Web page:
Beijing-friendly lawmaker Ip Kwok-him, chairman of Legco's security panel, said the rise in the number of charges was due to more protests, and that demonstrators were getting more provocative and likely to come into physical contact with police.
"The whole atmosphere of society has changed," he added. "There is much more negative sentiment nowadays."
Asked if the ordinance should be reviewed, he agreed some sections were outdated. But he said it was a sensitive question and he had no further comment.
A police spokesman said the aim of the ordinance was to strike a reasonable balance between the public's right to assemble and express their views and the broader interests of the community at large.
He said the overriding concerns were the preservation of public safety and public order and the protection of the rights and freedoms of others.
"When any one of these pillars is at stake or when there is a breach of the peace, police will discharge the duties prescribed in law with all lawful measures that are considered reasonable in the circumstances," he said.
A Security Bureau spokesman said a recent court judgment had pointed out that it was the government's duty to take reasonable and appropriate measures to enable lawful assemblies to take place peacefully and protect the safety and property of other citizens who might be affected.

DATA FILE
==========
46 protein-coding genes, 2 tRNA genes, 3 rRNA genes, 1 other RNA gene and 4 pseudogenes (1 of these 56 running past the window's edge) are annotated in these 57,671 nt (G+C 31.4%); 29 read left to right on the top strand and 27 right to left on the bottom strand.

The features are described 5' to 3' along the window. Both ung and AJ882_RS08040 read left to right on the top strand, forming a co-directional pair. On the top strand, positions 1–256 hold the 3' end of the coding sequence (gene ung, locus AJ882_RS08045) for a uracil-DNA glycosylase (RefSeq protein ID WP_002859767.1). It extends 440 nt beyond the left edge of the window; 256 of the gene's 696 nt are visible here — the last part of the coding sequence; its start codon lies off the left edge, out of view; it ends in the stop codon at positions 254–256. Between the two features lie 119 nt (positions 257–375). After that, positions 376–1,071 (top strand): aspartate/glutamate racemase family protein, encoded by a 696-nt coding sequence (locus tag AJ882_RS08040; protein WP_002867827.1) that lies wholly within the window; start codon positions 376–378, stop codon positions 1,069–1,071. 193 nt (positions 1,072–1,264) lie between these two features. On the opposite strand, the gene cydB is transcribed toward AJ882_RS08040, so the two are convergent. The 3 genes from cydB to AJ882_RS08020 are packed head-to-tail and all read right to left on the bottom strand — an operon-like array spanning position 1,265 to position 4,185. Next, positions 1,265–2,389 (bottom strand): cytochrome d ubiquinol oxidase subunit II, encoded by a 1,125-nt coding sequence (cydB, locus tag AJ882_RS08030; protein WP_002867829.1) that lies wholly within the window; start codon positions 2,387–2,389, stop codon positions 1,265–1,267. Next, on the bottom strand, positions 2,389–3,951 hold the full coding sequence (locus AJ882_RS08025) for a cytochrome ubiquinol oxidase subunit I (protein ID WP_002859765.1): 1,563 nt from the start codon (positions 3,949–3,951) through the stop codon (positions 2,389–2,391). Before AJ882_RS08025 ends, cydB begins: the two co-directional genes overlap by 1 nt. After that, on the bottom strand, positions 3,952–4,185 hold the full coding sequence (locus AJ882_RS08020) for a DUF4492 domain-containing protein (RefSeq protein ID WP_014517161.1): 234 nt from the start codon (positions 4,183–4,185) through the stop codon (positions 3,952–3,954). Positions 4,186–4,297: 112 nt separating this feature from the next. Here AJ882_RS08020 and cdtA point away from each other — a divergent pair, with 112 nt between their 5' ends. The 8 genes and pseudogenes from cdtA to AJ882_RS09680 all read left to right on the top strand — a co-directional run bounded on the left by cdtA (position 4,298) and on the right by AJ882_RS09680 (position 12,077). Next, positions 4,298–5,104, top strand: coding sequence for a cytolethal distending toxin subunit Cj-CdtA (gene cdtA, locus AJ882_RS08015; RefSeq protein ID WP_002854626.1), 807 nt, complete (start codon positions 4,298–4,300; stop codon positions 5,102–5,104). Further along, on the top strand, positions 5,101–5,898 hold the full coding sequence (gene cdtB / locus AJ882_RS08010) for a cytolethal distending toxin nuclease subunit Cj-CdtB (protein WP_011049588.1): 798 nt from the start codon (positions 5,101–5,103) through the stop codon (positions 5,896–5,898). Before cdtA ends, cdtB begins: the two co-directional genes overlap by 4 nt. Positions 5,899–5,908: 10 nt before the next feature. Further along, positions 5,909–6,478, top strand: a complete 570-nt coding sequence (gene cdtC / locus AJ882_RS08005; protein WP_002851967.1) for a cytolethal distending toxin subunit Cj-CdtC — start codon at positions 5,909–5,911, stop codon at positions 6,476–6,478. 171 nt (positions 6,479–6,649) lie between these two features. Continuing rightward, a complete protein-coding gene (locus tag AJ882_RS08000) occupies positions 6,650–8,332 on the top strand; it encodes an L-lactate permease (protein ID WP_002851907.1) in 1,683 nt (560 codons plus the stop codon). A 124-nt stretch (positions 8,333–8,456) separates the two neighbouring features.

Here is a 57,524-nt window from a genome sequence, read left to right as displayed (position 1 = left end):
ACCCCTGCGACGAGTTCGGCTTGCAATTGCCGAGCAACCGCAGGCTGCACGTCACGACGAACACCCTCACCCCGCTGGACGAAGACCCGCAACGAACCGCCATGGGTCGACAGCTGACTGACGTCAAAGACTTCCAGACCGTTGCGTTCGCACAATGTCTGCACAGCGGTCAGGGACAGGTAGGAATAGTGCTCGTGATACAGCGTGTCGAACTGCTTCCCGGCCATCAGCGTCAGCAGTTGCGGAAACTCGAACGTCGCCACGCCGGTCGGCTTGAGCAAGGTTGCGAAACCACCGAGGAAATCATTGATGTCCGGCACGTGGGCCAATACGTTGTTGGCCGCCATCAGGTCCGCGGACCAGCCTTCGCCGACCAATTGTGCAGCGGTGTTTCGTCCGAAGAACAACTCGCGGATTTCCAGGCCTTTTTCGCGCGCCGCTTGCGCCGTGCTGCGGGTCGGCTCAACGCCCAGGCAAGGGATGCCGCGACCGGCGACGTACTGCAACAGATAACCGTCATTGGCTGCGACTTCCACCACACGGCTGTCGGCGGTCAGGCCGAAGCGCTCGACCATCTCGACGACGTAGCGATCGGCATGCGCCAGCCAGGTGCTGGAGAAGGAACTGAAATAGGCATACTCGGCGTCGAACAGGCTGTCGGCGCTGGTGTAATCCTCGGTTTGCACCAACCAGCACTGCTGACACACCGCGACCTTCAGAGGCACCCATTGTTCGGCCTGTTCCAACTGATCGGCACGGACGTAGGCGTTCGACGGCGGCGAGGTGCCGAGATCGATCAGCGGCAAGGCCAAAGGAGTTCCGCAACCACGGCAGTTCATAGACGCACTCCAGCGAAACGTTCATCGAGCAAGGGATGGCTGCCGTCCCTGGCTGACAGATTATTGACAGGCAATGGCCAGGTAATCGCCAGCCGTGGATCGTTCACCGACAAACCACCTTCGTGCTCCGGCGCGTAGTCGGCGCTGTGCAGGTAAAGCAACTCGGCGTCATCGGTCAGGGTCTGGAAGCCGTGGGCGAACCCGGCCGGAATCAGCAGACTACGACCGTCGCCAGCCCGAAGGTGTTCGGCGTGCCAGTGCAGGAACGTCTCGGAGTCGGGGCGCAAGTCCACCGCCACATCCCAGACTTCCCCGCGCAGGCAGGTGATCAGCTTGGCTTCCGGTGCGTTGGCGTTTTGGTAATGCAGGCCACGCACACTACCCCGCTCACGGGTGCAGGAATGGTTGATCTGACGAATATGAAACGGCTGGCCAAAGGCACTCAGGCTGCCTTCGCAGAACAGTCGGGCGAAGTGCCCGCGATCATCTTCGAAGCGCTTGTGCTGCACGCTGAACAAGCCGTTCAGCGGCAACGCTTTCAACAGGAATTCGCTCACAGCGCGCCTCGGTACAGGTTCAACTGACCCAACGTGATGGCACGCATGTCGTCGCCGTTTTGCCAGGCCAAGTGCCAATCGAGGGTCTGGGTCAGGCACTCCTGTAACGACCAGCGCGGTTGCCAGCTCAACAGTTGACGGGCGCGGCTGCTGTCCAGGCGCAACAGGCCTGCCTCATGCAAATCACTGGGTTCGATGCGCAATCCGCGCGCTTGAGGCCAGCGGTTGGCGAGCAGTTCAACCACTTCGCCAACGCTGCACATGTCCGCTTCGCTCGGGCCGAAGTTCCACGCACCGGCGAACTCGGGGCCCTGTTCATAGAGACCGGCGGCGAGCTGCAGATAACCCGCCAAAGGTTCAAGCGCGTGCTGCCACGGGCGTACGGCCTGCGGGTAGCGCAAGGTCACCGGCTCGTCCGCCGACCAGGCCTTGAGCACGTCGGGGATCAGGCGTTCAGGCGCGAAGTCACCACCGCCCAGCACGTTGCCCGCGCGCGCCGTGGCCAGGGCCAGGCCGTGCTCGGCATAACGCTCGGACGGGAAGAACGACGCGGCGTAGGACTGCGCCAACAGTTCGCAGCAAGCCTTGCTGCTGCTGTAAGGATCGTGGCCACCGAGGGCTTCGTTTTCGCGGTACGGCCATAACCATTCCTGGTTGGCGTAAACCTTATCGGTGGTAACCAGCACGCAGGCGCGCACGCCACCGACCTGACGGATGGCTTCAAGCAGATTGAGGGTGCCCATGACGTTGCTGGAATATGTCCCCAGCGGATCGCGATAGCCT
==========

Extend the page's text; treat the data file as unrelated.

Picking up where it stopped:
Tai said debate over the ordinance should focus on whether the police were respecting human rights in exercising their discretion conferred by the law.
He said another area of the law that could be challenged was the police power to arrange so-called petition areas, often set up far away from the officials protesters wanted to address.
"Are police really respecting or protecting citizens' rights to stage a protest? No, they are failing to do so. They are only achieving the bare minimum standard of human rights," he said.